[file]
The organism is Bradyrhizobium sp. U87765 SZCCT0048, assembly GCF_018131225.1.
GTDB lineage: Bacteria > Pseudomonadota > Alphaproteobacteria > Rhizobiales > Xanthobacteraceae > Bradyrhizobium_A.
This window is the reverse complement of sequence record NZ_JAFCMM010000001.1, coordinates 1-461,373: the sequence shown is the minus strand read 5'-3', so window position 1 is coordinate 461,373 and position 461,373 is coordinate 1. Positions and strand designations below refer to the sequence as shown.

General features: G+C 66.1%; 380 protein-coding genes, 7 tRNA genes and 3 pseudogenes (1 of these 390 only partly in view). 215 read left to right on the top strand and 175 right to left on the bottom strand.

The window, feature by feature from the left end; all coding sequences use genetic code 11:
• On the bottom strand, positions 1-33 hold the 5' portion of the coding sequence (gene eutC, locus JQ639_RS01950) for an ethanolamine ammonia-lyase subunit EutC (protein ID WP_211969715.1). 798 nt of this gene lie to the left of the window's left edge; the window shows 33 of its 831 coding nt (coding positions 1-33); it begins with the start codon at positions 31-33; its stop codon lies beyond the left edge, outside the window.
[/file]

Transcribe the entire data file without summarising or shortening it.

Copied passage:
The organism is Bradyrhizobium sp. U87765 SZCCT0048, assembly GCF_018131225.1.
GTDB lineage: Bacteria > Pseudomonadota > Alphaproteobacteria > Rhizobiales > Xanthobacteraceae > Bradyrhizobium_A.
This window is the reverse complement of sequence record NZ_JAFCMM010000001.1, coordinates 1-461,373: the sequence shown is the minus strand read 5'-3', so window position 1 is coordinate 461,373 and position 461,373 is coordinate 1. Positions and strand designations below refer to the sequence as shown.

General features: G+C 66.1%; 380 protein-coding genes, 7 tRNA genes and 3 pseudogenes (1 of these 390 only partly in view). 215 read left to right on the top strand and 175 right to left on the bottom strand.

The window, feature by feature from the left end; all coding sequences use genetic code 11:
• On the bottom strand, positions 1-33 hold the 5' portion of the coding sequence (gene eutC, locus JQ639_RS01950) for an ethanolamine ammonia-lyase subunit EutC (protein ID WP_211969715.1). 798 nt of this gene lie to the left of the window's left edge; the window shows 33 of its 831 coding nt (coding positions 1-33); it begins with the start codon at positions 31-33; its stop codon lies beyond the left edge, outside the window.